Most of the conversations I've had over the summer have been dominated by opinions.
How Covid should be managed, the US presidential election, the terrorists (or patriots, depending on what you believe) storming the US Capitol.
At times I've firmly presented my case, sometimes disagreed with fervour, and sometimes sat with a blank look on my face, totally disengaged. Once I told my husband that I didn't feel the need to ever see a particular person again. I'd hazard a guess that feeling was mutual.
It got me thinking though. Would living in an echo chamber really be so bad?
If you haven't heard that term before, it's defined as, "an environment in which a person encounters only beliefs or opinions that coincide with their own, so that their existing views are reinforced and alternative ideas are not considered."
Given that the state of affairs in the US right now has spilled out of the political arena and into everyday life, half of America is existing within one particular echo chamber. It's easy to do, given the outright political bias of their news channels and how easy it is to find like-minded individuals on social media.
I was reading Wendyl Nissen's book A Natural Year the other day. She summed it up with her style of forthright brilliance, "I'm just not interested in getting into a 'friendly debate' with a racist, misogynist, sexist arsehole. Full stop." She is my new hero. You could argue that by making this statement, she's choosing to lock herself within an echo chamber. I argue that she's doing the right thing.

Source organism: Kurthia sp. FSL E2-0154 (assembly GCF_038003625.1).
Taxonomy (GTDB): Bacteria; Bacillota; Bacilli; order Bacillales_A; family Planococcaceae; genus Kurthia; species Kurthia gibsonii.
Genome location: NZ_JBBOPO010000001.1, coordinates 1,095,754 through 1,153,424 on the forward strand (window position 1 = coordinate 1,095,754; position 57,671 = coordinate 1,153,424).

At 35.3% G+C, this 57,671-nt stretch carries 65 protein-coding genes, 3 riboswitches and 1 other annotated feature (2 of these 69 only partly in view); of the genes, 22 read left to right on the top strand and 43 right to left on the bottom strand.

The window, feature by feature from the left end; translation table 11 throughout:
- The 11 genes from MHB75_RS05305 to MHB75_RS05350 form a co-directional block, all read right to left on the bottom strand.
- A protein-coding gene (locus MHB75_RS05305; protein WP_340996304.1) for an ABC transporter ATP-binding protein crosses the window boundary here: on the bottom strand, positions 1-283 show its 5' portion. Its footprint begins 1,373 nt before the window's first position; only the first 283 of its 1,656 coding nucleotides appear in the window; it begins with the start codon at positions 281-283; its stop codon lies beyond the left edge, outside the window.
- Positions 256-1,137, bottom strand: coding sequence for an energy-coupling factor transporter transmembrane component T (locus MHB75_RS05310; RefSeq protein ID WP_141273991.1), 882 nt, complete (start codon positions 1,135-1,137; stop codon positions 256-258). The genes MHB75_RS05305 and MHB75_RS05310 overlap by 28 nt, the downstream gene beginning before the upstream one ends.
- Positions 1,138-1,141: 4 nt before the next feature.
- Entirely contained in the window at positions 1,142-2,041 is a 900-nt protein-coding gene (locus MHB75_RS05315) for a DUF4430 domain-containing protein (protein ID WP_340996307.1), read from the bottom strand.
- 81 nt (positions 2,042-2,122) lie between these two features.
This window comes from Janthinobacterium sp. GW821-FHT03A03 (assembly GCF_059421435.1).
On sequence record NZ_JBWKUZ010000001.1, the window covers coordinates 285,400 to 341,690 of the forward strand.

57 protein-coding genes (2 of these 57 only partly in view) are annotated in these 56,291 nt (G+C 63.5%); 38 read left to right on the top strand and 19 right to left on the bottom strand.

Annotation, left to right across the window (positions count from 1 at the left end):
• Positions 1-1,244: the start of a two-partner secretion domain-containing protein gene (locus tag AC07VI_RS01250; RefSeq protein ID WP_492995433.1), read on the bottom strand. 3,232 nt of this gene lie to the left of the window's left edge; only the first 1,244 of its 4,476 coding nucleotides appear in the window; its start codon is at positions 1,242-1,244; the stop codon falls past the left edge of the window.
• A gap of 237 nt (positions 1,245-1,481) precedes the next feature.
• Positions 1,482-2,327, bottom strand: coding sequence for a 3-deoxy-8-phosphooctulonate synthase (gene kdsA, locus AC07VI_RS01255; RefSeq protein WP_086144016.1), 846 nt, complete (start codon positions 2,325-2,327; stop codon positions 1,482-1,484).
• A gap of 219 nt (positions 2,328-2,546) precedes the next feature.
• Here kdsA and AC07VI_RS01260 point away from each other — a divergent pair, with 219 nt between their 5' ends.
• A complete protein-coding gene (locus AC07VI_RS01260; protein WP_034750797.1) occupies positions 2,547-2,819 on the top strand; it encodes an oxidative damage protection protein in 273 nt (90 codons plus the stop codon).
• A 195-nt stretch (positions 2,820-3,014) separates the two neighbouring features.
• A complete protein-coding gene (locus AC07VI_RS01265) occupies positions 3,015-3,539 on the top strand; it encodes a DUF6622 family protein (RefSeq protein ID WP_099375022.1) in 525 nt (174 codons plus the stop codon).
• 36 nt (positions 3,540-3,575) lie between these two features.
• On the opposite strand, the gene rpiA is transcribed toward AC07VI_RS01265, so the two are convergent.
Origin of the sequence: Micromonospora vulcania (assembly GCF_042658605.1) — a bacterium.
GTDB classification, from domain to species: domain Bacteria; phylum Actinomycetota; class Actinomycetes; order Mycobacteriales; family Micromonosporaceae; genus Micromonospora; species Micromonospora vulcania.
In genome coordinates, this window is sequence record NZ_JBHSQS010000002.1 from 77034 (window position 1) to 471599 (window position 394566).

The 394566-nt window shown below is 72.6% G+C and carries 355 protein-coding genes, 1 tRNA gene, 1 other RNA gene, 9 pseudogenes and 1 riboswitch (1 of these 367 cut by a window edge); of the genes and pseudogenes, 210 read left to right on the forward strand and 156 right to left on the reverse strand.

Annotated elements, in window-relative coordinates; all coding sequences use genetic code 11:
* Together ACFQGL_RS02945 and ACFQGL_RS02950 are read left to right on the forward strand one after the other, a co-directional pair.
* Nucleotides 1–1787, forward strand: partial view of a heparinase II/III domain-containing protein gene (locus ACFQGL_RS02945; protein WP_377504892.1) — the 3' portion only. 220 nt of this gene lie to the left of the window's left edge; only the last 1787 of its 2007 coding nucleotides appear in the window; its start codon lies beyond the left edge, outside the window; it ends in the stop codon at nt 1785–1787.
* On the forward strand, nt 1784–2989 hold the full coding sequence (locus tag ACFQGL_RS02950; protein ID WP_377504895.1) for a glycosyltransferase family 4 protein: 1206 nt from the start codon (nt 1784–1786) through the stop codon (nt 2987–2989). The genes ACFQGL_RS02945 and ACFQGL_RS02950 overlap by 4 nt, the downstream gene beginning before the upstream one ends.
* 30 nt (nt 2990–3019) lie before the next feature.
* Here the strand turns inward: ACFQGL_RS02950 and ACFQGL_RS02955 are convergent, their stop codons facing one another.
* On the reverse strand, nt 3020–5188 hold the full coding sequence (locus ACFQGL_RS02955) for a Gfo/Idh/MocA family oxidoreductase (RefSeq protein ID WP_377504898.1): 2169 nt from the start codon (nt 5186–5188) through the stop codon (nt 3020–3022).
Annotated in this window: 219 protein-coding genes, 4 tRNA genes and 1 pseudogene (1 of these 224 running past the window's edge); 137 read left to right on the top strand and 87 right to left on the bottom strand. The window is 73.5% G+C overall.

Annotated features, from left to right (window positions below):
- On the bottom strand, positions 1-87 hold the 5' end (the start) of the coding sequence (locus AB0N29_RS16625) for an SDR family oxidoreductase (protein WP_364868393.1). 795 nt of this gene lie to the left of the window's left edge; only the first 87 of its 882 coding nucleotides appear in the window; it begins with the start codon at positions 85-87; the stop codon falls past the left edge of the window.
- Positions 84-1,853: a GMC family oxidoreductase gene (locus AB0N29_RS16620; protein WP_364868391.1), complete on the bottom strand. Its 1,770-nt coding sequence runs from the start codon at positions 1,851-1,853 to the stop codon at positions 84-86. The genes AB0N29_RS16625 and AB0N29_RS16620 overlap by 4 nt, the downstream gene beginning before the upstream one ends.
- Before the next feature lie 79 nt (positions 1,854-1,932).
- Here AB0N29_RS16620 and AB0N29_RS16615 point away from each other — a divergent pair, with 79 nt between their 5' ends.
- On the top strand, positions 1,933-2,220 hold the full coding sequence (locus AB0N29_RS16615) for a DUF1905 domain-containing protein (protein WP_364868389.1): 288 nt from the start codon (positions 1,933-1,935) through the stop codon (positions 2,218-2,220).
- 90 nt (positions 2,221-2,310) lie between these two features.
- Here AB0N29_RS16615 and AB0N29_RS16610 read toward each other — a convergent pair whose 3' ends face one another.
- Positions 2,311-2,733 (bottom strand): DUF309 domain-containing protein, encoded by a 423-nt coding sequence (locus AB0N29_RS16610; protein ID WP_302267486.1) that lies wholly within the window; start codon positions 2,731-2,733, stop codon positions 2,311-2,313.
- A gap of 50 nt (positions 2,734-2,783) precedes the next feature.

I am very accepting of people having different opinions on things and living different lives, more so having lived in Los Angeles where anything goes and the general population is far less judgmental than here. But if people's opinions do not align with my core beliefs on subjects that are really important to me, then I don't see why I should entertain them.
If I am fundamentally in disagreement with someone, chances are they won't be listening to my reasoning and taking it on board either. Narrow-minded? Short-sighted? Or accepting of the fact that we have different opinions and I don't have to set out to make everyone think the same as I do?
Wouldn't that be trying to make everyone exist within my particular echo chamber? And who's to say that one echo chamber is better or worse than another? How accepting are we of other people's opinions?
When we are young we are told to respect other's opinions, but there is little education or discussion on how to manage opinions that make you feel fearful. Even less so when you become a parent and have to navigate these waters with an impressionable mind to consider.
I tell my daughter that it doesn't matter what so-and-so thinks, they are entitled to their opinion and what matters is what my child thinks. Am I unconsciously creating an echo chamber for my 5-year-old?
Or am I encouraging her to believe in her convictions, have confidence in her own ideas and to not be swayed by what someone else thinks or their actions?
Life. Parenting. Doing the right thing. What a minefield.